The House and Senate this week passed legislation to direct moneys to local officials in the lower Cape Fear region to work to understand and resolve the GenX water issue in the Cape Fear River.
The legislation also seeks to empower the Department of Environmental Quality (DEQ) to enforce the law in regards to the company that is releasing the Teflon production by-product into the river, Chemours, which is a subsidiary of DuPont.
The legislation, which was crafted in a conference committee between the chambers, will direct $250,000 to the University of North Carolina at Wilmington (UNC-W) to quantify the amount of GenX in the Cape Fear River, as well as how long it takes GenX to degrade in the water.
UNC-W will also be tasked with determining the impact the chemical could have on public health and safety, currently there are no federal regulations regarding the dumping of GenX.
The bill also provides $185,000 to the Cape Fear Public Utility Authority and other local public utilities, to develop treatment technologies to remove GenX from the water supply and to ensure that the treatment is working through ongoing monitoring.
The legislation also begins the formation of an electronic filing database to speed up water quality permitting in the state by utilizing an online, searchable database where the public and local officials can find information on permits that have already been approved.
In regards to the DEQ, the legislation directs the agency to explain why no notices of violations have been issued to Chemours, if notice has not been sent by the end of the week, a Senate release said.
It has been close to three months since the GenX issue became known and DEQ still has not issued any notices of violations informing the company that it is suspected of violating state law in regards to dumping.
The release said, “An NOV is typically the first step to holding violators accountable and potentially requiring them to bear the cost of remediation that is needed as a result of their illegal actions. Since early August, lawmakers have twice asked the DEQ secretary why his agency has not yet issued an NOV, but they have not received a direct response.”
“This plan is an important first step – it gives local authorities who’ve been on the ground dealing with this issue since day one the immediate tools to begin addressing GenX contamination,” said Sens. Michael Lee (R-New Hanover) and Bill Rabon (R-Brunswick.) “We expect the General Assembly will continue exercising its oversight responsibilities in the coming weeks to better understand what happened and to determine appropriate strategies to identify and address concerns going forward.”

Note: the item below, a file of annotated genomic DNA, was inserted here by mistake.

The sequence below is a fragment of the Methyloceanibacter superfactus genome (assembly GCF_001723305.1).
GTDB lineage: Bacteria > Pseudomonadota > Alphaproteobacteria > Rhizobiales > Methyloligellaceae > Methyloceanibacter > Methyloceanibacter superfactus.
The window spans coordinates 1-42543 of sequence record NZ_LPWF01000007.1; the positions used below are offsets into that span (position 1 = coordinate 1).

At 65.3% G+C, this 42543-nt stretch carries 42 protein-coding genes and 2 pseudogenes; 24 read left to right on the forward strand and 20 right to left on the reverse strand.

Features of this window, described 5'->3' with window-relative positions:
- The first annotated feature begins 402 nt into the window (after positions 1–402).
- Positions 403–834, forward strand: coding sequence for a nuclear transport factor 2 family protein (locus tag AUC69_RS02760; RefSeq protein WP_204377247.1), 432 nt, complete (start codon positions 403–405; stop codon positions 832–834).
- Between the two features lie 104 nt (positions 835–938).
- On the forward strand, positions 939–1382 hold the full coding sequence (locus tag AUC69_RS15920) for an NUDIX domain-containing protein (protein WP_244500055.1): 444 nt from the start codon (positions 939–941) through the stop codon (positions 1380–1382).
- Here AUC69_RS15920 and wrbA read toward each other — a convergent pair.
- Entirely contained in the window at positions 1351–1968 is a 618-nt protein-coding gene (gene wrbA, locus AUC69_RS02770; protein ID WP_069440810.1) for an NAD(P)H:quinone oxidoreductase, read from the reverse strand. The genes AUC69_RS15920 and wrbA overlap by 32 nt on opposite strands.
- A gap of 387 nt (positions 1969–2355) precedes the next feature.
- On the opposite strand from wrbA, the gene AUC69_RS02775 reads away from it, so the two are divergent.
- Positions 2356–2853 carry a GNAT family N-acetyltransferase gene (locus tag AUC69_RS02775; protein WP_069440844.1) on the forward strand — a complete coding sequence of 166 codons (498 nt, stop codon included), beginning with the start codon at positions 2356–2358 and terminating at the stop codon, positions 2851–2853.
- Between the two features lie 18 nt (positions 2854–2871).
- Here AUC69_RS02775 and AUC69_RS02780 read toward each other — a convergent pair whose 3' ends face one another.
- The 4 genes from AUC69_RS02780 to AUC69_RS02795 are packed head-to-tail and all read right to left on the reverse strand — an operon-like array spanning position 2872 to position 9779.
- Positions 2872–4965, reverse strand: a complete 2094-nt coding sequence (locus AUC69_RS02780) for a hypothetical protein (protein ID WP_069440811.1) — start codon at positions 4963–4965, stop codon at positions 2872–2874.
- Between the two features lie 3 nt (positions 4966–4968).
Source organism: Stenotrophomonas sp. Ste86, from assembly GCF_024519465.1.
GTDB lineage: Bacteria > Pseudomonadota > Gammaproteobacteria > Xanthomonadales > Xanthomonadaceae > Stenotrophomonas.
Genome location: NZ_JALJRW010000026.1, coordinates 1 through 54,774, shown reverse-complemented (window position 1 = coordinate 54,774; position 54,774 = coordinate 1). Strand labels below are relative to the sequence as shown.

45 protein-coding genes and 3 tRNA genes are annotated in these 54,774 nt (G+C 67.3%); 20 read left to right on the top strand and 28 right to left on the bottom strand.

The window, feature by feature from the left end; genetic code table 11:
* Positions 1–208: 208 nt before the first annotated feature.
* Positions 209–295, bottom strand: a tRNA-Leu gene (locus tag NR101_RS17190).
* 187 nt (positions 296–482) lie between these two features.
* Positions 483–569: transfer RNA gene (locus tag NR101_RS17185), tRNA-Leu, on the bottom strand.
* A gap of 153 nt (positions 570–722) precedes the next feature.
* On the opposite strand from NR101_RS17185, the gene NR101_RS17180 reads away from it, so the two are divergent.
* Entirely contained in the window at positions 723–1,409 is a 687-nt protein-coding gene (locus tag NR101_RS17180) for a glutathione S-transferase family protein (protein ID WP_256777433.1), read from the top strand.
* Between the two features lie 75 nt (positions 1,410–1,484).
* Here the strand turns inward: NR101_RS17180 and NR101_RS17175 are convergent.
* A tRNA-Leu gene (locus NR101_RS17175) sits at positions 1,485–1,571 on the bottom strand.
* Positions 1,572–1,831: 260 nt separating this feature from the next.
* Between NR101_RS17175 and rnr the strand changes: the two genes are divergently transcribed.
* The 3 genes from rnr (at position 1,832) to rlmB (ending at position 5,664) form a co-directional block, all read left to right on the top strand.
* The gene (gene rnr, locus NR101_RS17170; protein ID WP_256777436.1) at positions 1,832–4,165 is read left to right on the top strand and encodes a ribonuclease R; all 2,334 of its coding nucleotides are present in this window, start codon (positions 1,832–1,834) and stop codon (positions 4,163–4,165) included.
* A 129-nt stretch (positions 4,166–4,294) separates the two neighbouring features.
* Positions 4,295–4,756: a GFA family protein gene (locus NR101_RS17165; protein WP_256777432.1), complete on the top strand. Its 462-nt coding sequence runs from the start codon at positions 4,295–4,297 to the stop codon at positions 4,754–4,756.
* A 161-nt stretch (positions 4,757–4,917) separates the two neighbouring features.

Last week lawmakers met in Wilmington for the first of many expected meetings to investigate the GenX discharge to review what happened along with Gov. Roy Cooper’s administration’s response.
Questions have arisen as to what Cooper, and his administration knew about the GenX contamination, and when it was known.
Questions legislators have said must be answered before appropriating money to DEQ for studying the GenX issue, as Cooper requested.
Also this week both the House and Senate announced membership of two select committees on North Carolina river quality, which will be looking into the GenX issue in the coming weeks.
Of the committee North Carolina House Speaker Tim Moore (R-Cleveland) said, “The House will reinforce its ongoing investigation into water quality and Cape Fear River contaminants to best address this issue of utmost importance to North Carolinians. This select committee can move quickly to analyze the administration’s response, consider legislative recommendations and provide full transparency and accountability to citizens facing this crisis.”
The House committee is made up of Rep. Ted Davis (R-New Hanover), Rep. Holly Grange (R-New Hanover), Rep. Frank Iler (R-Brunswick), Rep. Chris Millis (R-Pender), Rep. William Brisson (R-Bladen), Rep. Jimmy Dixon (R-Duplin), Rep. Kyle Hall (R-Stokes), Rep. Pricey Harrison (R-Guilford), Rep. Pat McElraft (R-Carteret), Rep. Chuck McGrady (R-Henderson), Rep. Bob Steinburg (R-Camden) and Rep. Larry Yarborough (R-Granville).
Senate Leader Phil Berger (R-Rockingham), on Wednesday, said “This select committee will play a key role in obtaining answers to the outstanding questions about what happened with the GenX discharge and how the governor’s administration responded, and it will look for solutions to improve water quality in our state’s rivers.”
The Senate committee is made up of, Sen. Trudy Wade (R-Guilford), Sen. Dan Bishop (R-Mecklenburg), Sen. Angela Bryant (R-Halifax), Sen. Brent Jackson (R-Duplin), Sen. Michael Lee (R-New Hanover), Sen. Paul Newton (R-Cabarrus), Sen. Bill Rabon (R-Bladen), Sen. Norman Sanderson (R-Carteret), Sen. Erica Smith-Ingram (D-Bertie) and Sen. Andy Wells (R-Alexander)